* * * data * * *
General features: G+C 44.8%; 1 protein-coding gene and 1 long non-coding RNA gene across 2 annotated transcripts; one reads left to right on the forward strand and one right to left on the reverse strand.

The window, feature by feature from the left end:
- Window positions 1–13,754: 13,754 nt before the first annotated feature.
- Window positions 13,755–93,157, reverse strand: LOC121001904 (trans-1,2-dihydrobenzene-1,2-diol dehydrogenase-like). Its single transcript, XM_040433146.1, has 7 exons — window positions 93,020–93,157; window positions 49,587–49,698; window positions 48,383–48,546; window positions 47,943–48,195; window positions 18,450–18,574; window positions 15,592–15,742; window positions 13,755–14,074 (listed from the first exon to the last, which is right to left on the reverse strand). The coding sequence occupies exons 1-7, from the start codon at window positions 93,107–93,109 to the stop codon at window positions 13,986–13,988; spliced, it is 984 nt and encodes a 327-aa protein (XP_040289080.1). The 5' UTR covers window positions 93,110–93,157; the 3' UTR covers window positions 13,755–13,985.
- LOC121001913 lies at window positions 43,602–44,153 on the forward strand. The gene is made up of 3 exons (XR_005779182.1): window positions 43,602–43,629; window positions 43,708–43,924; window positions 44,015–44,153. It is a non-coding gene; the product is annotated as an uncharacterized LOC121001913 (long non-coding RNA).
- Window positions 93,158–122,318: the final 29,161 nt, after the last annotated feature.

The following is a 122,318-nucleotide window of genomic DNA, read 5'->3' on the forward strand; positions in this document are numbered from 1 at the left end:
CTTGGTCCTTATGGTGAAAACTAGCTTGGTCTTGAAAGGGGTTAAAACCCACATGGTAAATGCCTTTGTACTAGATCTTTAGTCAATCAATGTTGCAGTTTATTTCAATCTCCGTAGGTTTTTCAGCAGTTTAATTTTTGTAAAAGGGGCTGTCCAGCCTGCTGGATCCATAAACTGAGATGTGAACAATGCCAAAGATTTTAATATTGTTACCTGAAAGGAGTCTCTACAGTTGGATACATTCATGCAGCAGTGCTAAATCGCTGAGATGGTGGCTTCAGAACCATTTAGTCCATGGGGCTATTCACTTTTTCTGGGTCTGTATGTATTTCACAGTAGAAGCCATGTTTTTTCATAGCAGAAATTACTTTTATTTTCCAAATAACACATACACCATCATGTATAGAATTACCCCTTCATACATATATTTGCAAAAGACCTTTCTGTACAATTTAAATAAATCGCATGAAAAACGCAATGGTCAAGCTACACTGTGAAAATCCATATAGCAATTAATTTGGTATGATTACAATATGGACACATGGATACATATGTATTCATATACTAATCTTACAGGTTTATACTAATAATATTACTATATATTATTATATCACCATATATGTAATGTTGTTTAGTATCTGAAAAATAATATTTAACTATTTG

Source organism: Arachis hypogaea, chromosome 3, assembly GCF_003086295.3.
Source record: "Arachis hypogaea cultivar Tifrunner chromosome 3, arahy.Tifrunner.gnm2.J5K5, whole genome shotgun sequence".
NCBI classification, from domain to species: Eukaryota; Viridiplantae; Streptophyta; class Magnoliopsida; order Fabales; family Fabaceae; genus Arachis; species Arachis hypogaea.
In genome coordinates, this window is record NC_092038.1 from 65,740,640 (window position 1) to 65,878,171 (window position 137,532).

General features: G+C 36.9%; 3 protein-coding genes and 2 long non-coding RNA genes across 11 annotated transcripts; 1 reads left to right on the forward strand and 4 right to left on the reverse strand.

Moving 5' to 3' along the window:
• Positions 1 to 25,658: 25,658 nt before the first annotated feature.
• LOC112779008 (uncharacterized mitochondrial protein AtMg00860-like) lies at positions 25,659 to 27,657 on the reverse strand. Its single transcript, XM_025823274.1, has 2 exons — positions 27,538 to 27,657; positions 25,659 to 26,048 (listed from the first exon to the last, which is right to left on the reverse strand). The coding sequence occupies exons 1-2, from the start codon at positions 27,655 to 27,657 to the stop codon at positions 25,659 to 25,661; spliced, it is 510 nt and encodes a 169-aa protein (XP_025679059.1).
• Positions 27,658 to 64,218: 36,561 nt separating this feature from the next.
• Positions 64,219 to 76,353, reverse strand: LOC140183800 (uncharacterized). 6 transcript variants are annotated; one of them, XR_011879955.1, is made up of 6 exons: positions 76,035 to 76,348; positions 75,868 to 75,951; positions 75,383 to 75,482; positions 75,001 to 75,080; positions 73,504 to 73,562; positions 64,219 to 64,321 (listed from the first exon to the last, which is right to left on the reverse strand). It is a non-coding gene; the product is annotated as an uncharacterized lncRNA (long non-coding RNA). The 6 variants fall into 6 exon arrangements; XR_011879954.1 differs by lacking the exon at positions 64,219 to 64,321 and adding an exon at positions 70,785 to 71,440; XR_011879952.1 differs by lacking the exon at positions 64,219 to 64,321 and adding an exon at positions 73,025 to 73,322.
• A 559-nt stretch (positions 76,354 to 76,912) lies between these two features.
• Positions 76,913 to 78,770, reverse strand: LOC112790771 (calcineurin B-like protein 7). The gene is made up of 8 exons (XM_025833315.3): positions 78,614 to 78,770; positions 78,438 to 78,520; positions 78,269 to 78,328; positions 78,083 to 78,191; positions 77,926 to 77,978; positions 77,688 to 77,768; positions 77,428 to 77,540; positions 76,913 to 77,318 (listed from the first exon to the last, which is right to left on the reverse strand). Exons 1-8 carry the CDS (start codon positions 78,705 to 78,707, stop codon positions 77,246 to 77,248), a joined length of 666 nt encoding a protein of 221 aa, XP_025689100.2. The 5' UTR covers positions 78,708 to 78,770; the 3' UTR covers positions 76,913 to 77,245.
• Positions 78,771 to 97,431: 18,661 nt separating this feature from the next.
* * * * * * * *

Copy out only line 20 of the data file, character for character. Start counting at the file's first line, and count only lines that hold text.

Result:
• Positions 76,913 to 78,770, reverse strand: LOC112790771 (calcineurin B-like protein 7). The gene is made up of 8 exons (XM_025833315.3): positions 78,614 to 78,770; positions 78,438 to 78,520; positions 78,269 to 78,328; positions 78,083 to 78,191; positions 77,926 to 77,978; positions 77,688 to 77,768; positions 77,428 to 77,540; positions 76,913 to 77,318 (listed from the first exon to the last, which is right to left on the reverse strand). Exons 1-8 carry the CDS (start codon positions 78,705 to 78,707, stop codon positions 77,246 to 77,248), a joined length of 666 nt encoding a protein of 221 aa, XP_025689100.2. The 5' UTR covers positions 78,708 to 78,770; the 3' UTR covers positions 76,913 to 77,245.